For the record, oop is a Burmese cooking term referring to cooking something without liquid in a tightly sealed pot. It is similar to what the French would refer to when "sweating" a vegetable. So wait a minute, how did a Middle Eastern cooking blog end up in Burma? Well for the simple reason that this was described as "the best eggplant dish ever," and any self respecting Middle Eastern chef has to be an eggplant aficionado.
I'm going to start off by saying that this is not the best eggplant dish ever (for that I might give honor's to Margaret's Eggplant). It is however, a very good eggplant recipe, an addictively spicy spread, and just a good thing to have hanging out in the fridge for healthy snacks.
The eggplant, mixed with spices and a tomato cooks down for over 2 hours until it is a thick spicy almost treacly mass. This is traditionally served as a sort of condiment, and if I make this again I would cook this down ever further to make it thicker and richer. It is quite spicy, but not unbearably so, and a I really enjoyed eating it as a dip when mixed with a good dollop of thick yogurt. How very Arab of me.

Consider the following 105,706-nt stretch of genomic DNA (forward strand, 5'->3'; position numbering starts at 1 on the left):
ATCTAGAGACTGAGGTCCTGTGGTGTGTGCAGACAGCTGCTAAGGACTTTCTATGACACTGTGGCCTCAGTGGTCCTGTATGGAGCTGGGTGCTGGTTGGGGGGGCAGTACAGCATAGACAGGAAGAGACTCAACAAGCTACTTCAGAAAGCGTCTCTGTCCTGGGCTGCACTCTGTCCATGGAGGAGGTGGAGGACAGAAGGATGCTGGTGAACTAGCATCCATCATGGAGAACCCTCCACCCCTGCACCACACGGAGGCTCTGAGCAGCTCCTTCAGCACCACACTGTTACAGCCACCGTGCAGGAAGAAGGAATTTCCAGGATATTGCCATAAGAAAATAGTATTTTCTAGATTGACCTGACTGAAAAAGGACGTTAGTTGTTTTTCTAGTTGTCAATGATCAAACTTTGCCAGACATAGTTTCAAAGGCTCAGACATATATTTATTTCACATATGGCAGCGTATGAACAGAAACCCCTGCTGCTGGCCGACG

The cooking here is very simple but you really do have to stir it every 10 minutes or so. It's a good thing to make on a Sunday afternoon when you're cooking other food for the week.
3 Thai bird chilies, sliced (or 2 of you can't handle the heat)
1 diced shallot
5 cloves garlic, minced
1 teaspoon salt
1 medium tomato, chopped
2 tablespoons vegetable oil
1/2 teaspoon ground turmeric
1 1/2 lbs eggplant chopped (either 4-5 small Asian style eggplants or 2 large eggplants)
diced mint or cilantro, for garnish
1. Place chili, garlic, shallot, and salt in a food processor or mortar and pestle and puree to a fine paste.
2. Heat the oil in the bottom of a 4 quart heavy bottomed pot with a tight fitting lid. Add the puree mixture and cook, stirring, for 5-6 minutes. Add the tomato, turmeric, and eggplant, stirring everything to combine. Cover the pot and let simmer. Stir every 10-15 minutes, making sure nothing is sticking to the bottom of the pot. Cook for around 2 hours, until thick and concentrated. Let cool, sprinkle with mint or cilantro.
3. Good as a sandwich spread or simply as a cold dip. I imagine it would make a good sauce for noodles if you wanted.